BRUSSELS - GM is considering building a new greenfield factory to replace its oldest and largest factory in Europe.
The new factory proposal is one of two scenarios for modernizing production of the sprawling, two-story Opel plant in Ruesselsheim, Germany.
Funding for a brownfield revamp of Ruesselsheim has already been approved.
In the employment, pay and benefits pact signed in January with German unions, GM agreed to invest DM750 million ($410 million) in Ruesselsheim. The pact specifically committed GM to building a new paint shop there.
A new plant would require an additional investment of only DM200 million, said a spokesman.
Both the greenfield and brownfield plans are under review and a decision is expected by mid-year. GM insiders said there is growing support for the all-new factory to make Opel manufacturing more competitive.
If approved, the new plant would begin production in 2002, to coincide with the changeover of the Vectra model now produced at Ruesselsheim.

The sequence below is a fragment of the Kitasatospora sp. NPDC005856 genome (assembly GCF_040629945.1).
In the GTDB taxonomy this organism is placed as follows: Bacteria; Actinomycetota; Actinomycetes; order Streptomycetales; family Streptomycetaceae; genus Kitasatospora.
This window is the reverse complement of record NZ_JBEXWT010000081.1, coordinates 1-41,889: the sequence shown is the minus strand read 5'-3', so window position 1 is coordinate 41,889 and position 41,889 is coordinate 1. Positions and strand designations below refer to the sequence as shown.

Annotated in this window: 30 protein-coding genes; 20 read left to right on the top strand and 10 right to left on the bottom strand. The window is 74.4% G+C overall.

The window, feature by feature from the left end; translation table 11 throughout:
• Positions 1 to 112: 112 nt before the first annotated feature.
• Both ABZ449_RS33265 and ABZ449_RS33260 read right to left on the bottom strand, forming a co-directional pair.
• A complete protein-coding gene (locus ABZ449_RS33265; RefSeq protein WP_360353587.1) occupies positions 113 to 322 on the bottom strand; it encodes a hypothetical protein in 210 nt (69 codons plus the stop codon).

The factory would also continue to make the Omega.
Under GM's new global platform strategy, the successor for the large car would no longer have its own unique platform but would come off a stretched Vectra platform.
This would mean production at Ruesselsheim would remain at the current annual capacity of 275,000 units.
That production level was guaranteed through 2002 in the union contract.
The opening of the new factory would also coincide with the expiration of the current four-year union contract, giving GM more muscle in negotiating the pact for its ultra-lean plant.
The union was given job guarantees only until 2002, paving the way for further reduction of the workforce.
Under the newest agreement, 3,000 to 4,000 jobs will be lost at Ruesselsheim by 2001 through retirements.
The factory currently has 24,980 workers.